Liked by 1 person

  6. That’s the thing about opening ourselves up, showing our Selves to others, we fear the worst, but somehow the best shines through.
    You are a brave and honourable woman. Don’t let go of those things, no matter how low you feel, they will still be there. 🙂
    P.S. facing our demons sucks! 😀

    Liked by 1 person

  7. I’m a mini alcoholic, if that’s a acceptable label. I drink, and I drink, but in small amounts, so I don’t get drunk. I hide my desires and habits and obsessions, which go well beyond alcohol. Not that the effects are as bad; it’s pretending that I’m in control and knowing that I am not.. And it makes me want to say almost exactly what you wrote, though my internal words are limited to a few not-so-nice ones. But I am learning from a priest friend that the illusion of being in control is almost more dangerous; I mean in areas that really count. So here’s my hope for you today, right now: hang on, hang in, above all don’t hang up. Your friends are listening to you talking. They are talking with you as well. It’s a life conversation. We can have it all the time.

    Like

  8. Proud of you for being honest! It’s easier to be honest online, than with people we know. Somehow it feels safer. Hopefully you can find someone you trust that can help you. My prayers are with you! Hang in there! There is hope.

    Like

  9. Jen Witten

    Shayleene, I’m so moved by your courage and vulnerability to share what is REAL! You have my FULL support on the road ahead! Seriously. I’m holding you close in my prayers, hoping God’s love feels bigger and stronger than the demons within. . . Wondering if you’ve heard of Celebrate Recovery? Moorpark Presbyterian Church is offering this starting in the Fall. xoxo

    Like

  10. Melanie Solomon

    Thanks so much for being vulnerable and not letting fear of not “being perfect” prevent you from speaking out. I recently have been struggling, and had to stop all my writings on social media…everywhere, and have yet to share my story. But I know, from my experience speaking out, that if more of us admitted when we were NOT OK.. the more we could relate to each other and not feel so alone. We ALL have our own struggles…and our own unique stories, but I’ve been discovering that our pain, and our fears are all very similar, and when we are not at our best, for whatever reason, we tend to isolate and the pain and loneliness just expands. But when we can just let our guards down, and admit, “yeah…I F*ck up, or I’m not ok” the greater we feel connected and our capacity to heal gets enhanced. So again, thank you…feel free to contact me on twitter @aanottheonlyway or LinkedIn, if ever you need to talk, or just want to reach out to someone who KNOWS first hand, what pain is and can relate to WHY you would want to use alcohol or drugs (or really ANY unhealthy behavior. I find that MOST PEOPLE are actually “addicted” to something…not just drugs or alcohol, but gambling, overeating, over spending…NOT because we are bad people, but because we want to make the pain go away. For example, when I decide to use a substance again, it was not to party, or get totally F**CK up. I wanted the pain…the anxiety, the depression, the loneliness, to go away. That does NOT make me a “diseased” person who then needs to go to 12-Step meetings for the rest of my life. Hey, if that works for you…and you are enjoying your life…great! But I don’t get sober to feel miserable! I can feel miserable loaded, and actually much prefer to feel miserable on something, rather than suicidal sober. No thank you. I would just lie in my bed wondering, “WHY am I staying sober, wanting to kill myself, instead of lying here happy, a little messed up ON something??” I’m not hurting anyone and plus, all the anti-depressants and anti-anxiety meds that I was taking BY DOC’S orders, was doing nothing, making me worse and worse. I am not a martyr. I am not here to tell anyone “the way” to get sober, or decide to use in moderation. That’s because there is no ONE WAY…what works for one person, may actually harm another! So, we all must find our own paths, and stop judging each other. We are all in this together, and I am here to say…If I can help you by sharing my story, and my pain, and therefore you can really feel that I “get” you…fantastic! I often talk to people who have contacted me by social media, which is something new for me…I swore I’d never do FB or Instagram…I never understood any of it. But it’s allowed me to reach out to more people and realize I can often help people when traditional therapists or doctors have been unable, because you can get all the degrees that you want…but unless you’ve been to Hell and back…it’s just a different kind of helping. So if you are reading this, I want to let you know, you are NOT alone!! If nothing else, feel free to contact me if you need to vent or talk to someone…I am here!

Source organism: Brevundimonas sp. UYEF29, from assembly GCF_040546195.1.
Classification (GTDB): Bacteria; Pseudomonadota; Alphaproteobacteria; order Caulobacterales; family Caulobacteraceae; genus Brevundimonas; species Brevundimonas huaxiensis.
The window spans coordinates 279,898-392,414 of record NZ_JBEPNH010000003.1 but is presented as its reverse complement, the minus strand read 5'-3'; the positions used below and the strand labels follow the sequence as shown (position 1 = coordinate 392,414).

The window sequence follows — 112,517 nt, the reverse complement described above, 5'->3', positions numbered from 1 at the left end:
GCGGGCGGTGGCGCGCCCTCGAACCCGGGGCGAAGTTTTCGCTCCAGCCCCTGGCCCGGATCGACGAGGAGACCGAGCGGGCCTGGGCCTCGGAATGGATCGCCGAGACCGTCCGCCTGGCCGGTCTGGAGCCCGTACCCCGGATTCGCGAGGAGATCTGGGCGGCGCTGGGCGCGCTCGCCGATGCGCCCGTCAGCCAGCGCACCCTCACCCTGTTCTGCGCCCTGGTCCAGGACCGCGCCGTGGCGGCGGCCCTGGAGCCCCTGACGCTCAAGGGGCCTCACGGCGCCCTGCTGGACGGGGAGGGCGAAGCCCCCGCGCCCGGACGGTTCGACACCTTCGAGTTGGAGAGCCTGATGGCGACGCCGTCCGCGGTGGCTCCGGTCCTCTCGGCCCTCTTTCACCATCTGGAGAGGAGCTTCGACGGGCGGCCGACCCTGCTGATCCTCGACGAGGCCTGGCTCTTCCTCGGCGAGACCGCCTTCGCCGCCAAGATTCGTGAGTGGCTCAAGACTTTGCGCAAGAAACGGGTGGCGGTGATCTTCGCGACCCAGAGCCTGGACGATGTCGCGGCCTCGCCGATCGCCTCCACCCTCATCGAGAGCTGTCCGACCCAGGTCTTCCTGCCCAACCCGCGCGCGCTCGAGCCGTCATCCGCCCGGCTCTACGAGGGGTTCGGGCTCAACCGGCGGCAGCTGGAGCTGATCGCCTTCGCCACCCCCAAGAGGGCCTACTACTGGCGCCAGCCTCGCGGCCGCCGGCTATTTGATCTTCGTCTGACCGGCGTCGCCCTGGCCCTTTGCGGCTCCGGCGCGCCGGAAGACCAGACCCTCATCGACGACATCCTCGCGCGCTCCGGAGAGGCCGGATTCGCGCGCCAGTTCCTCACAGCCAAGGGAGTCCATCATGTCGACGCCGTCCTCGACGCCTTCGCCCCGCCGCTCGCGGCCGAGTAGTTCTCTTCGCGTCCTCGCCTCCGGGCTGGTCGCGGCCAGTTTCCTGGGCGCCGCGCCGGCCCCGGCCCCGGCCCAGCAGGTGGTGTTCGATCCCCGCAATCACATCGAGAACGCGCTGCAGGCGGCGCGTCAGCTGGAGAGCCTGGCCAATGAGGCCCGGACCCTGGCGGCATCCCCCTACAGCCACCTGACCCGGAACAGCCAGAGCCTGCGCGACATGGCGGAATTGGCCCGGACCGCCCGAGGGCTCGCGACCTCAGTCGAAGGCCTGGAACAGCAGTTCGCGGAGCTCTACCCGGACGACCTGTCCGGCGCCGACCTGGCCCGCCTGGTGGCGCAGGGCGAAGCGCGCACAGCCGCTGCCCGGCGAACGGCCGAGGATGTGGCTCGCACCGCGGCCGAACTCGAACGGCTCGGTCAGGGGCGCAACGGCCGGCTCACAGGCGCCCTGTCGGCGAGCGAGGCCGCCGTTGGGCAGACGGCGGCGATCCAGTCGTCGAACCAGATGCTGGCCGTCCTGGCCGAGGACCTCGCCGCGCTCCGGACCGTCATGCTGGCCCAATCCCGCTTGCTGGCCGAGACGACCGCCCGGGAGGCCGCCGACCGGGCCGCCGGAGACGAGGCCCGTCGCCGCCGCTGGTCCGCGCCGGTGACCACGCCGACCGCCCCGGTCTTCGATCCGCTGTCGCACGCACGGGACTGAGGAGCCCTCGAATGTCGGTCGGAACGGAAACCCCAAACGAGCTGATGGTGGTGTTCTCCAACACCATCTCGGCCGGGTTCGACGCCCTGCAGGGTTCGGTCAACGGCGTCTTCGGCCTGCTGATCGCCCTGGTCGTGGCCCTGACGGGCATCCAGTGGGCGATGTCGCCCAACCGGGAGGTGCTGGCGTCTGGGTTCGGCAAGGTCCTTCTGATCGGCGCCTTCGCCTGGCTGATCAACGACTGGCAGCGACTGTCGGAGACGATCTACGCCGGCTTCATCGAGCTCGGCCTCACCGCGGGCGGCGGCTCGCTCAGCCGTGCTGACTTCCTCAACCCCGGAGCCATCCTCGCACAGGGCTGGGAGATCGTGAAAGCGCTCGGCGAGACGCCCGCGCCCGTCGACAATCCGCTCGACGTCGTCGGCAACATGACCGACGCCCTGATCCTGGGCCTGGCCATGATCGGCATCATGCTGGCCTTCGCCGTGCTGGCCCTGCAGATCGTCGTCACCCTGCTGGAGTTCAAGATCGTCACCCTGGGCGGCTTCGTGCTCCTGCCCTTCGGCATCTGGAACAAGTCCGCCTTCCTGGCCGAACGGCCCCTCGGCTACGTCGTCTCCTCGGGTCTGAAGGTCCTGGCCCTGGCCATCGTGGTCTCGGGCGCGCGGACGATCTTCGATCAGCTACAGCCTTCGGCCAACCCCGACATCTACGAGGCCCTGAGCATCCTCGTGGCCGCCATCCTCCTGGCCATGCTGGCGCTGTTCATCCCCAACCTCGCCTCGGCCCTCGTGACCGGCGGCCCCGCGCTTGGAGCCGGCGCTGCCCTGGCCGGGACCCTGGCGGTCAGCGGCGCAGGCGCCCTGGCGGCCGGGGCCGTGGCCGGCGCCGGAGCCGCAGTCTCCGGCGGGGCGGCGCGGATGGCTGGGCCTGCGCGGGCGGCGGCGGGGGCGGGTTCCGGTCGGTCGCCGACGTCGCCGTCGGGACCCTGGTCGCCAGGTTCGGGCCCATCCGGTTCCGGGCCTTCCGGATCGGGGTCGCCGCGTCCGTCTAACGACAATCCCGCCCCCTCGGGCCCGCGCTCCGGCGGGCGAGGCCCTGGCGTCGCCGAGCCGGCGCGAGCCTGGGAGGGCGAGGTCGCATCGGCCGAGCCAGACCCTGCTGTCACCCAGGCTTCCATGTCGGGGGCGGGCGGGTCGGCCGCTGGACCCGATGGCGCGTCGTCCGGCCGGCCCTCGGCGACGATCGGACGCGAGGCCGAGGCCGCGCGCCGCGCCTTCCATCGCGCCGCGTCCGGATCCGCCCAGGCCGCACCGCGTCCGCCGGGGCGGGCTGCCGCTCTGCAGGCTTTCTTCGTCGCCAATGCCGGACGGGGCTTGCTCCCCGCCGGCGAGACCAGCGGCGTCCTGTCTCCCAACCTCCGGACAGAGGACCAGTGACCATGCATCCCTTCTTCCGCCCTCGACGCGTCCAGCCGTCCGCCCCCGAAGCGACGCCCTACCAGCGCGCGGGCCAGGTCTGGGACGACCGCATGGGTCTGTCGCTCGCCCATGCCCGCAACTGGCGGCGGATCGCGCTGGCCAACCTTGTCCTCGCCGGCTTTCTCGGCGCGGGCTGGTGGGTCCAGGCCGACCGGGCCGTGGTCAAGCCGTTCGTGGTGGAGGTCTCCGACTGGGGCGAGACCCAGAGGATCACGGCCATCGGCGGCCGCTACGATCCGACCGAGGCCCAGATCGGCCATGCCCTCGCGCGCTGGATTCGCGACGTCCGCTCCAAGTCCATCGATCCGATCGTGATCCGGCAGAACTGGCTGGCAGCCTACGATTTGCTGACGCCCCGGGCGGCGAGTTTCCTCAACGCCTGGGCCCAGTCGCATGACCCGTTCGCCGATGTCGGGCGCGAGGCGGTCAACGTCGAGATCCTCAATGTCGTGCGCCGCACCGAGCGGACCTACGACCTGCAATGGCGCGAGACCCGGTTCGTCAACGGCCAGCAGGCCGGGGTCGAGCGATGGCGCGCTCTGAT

Like

  11. I know life can be tough. It’s during those depressing times, we depend on these type of addictions. Travel more, spend more time with your dog, write more reflections on your blog, hang out with friends rather than spending the night alone. You are less likely to binge drink when you are with your friends. I love your post:)

    Like

Leave a Reply

Fill in your details below or click an icon to log in:

WordPress.com Logo

You are commenting using your WordPress.com account. Log Out /  Change )

Google+ photo

You are commenting using your Google+ account. Log Out /  Change )

Twitter picture

You are commenting using your Twitter account. Log Out /  Change )

Facebook photo

You are commenting using your Facebook account. Log Out /  Change )

w

Connecting to %s